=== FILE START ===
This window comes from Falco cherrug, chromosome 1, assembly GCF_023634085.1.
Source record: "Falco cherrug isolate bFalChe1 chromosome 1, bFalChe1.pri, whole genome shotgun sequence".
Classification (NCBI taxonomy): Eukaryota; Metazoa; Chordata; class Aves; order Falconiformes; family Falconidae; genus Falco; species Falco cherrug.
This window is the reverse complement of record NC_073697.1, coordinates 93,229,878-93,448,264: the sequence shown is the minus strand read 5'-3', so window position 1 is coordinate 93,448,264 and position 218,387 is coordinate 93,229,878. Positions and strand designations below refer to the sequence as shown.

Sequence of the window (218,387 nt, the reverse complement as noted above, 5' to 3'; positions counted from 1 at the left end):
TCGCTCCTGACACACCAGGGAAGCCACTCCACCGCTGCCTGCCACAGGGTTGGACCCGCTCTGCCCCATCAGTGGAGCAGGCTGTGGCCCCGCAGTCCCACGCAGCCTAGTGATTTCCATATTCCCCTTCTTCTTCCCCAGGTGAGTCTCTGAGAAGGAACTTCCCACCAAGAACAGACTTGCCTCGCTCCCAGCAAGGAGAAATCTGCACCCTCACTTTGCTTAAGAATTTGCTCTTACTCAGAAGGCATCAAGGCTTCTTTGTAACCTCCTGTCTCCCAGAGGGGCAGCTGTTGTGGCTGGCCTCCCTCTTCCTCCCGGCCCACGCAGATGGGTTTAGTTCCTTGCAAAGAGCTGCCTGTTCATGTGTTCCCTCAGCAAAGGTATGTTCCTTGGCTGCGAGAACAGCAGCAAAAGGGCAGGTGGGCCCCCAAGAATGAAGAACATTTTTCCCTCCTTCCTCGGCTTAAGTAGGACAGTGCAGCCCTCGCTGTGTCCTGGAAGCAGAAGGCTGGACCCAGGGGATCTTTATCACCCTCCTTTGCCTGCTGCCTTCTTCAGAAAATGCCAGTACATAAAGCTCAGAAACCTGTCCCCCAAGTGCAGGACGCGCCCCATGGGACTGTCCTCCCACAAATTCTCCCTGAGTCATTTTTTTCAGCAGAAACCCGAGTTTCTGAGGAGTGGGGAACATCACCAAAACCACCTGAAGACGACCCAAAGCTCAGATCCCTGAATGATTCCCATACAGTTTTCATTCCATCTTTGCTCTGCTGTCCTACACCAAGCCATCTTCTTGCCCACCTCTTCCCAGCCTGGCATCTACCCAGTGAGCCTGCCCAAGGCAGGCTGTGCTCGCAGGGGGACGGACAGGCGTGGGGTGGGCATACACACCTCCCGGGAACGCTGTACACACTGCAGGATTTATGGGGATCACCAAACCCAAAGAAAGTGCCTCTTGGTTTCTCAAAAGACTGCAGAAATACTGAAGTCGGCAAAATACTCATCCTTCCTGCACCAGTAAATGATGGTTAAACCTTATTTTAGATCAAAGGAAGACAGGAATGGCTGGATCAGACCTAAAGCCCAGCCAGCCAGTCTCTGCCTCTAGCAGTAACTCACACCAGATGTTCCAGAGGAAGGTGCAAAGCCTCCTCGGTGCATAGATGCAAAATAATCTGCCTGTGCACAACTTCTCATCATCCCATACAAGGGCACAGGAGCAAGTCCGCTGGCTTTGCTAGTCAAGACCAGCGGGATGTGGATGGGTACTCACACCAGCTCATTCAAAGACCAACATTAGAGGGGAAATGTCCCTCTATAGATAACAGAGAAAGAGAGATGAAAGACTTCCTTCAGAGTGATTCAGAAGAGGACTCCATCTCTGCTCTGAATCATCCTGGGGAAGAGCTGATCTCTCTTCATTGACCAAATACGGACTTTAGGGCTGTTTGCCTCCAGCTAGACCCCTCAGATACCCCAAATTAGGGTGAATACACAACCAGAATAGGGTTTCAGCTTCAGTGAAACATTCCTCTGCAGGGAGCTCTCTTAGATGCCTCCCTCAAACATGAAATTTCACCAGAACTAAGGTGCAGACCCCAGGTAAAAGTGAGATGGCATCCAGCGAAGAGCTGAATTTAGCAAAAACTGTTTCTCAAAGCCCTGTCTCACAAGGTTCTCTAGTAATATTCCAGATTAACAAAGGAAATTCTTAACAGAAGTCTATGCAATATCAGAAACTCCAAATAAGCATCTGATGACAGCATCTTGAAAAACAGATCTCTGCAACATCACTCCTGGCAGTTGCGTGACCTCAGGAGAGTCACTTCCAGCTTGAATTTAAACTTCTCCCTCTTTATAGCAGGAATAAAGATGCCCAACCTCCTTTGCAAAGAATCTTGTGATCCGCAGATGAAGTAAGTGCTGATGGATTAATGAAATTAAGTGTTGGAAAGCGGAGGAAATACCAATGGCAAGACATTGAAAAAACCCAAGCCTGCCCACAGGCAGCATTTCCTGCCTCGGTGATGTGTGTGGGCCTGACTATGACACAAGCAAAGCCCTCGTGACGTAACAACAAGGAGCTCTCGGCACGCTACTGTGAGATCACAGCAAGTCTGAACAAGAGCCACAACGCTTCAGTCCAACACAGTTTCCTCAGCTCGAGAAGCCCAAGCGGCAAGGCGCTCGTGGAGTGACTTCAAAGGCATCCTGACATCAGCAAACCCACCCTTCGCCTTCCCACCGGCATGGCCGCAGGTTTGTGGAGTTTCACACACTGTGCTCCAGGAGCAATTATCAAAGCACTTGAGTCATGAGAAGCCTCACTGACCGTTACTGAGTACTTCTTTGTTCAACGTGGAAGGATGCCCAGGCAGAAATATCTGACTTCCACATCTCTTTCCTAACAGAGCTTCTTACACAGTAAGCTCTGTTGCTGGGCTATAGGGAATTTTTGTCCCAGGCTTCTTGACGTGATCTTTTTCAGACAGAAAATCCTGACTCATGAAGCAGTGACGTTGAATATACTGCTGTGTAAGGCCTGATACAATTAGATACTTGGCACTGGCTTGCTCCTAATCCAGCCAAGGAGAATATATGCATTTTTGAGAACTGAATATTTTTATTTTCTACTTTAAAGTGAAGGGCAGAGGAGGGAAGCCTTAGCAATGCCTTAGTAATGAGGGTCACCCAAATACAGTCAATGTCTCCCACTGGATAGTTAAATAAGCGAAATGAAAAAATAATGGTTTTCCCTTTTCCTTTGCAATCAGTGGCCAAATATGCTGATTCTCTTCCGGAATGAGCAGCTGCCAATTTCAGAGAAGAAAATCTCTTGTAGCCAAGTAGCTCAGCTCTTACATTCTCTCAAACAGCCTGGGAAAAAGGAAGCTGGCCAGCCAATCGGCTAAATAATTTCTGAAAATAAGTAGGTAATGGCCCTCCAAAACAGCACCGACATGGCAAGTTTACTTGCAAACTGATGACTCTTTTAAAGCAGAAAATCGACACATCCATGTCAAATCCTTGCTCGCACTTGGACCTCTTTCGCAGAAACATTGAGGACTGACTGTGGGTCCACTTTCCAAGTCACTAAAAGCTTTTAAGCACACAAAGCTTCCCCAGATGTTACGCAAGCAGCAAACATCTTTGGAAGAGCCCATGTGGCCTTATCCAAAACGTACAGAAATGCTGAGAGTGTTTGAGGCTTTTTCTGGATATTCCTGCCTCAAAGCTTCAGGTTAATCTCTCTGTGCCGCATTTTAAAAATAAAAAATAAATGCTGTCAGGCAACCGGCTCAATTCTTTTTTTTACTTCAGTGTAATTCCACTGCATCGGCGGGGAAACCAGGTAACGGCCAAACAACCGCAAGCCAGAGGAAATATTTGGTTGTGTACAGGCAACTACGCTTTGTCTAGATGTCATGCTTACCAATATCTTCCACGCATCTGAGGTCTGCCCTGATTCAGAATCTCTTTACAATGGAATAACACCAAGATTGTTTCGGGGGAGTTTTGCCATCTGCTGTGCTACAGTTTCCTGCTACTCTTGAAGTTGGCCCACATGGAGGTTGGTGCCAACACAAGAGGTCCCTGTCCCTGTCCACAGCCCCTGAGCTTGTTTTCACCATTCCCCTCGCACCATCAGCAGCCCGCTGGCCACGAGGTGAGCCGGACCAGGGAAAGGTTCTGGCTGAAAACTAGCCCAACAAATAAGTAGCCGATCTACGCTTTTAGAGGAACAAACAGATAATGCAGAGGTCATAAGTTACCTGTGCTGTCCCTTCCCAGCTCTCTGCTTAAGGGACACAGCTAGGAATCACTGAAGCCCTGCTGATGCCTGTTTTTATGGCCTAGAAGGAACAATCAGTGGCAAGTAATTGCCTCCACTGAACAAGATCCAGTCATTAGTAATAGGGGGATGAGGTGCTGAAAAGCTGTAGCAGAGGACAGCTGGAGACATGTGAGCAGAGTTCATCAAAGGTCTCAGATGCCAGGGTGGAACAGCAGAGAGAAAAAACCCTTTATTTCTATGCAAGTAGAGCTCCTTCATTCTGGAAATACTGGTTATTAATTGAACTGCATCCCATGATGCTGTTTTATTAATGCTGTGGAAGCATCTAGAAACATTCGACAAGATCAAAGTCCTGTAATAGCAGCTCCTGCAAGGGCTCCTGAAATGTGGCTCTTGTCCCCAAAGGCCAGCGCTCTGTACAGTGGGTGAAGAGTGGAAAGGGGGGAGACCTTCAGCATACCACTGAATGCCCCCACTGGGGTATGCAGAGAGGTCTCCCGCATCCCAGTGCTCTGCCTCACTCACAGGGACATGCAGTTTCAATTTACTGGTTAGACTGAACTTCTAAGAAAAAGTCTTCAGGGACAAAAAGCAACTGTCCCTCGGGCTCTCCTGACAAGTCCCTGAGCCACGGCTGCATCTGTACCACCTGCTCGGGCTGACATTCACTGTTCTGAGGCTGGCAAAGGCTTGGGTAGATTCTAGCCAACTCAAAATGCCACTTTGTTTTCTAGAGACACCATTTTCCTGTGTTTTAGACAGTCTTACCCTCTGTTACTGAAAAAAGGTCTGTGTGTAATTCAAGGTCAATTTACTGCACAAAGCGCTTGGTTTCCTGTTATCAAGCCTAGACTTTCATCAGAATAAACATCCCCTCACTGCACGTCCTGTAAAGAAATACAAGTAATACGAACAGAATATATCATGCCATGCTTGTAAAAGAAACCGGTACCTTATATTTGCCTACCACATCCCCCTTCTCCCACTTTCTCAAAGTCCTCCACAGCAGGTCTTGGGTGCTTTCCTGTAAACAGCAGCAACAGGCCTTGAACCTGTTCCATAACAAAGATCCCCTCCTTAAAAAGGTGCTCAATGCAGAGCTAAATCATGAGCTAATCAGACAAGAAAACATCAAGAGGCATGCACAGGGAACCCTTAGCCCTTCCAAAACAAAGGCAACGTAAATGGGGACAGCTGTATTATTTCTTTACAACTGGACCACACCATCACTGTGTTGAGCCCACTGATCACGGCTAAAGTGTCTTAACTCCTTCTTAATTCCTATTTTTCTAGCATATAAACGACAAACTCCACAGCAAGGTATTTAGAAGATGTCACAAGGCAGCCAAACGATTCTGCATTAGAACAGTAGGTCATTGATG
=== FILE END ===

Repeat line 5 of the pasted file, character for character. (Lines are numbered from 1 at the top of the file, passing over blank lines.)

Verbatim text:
Sequence of the window (218,387 nt, the reverse complement as noted above, 5' to 3'; positions counted from 1 at the left end):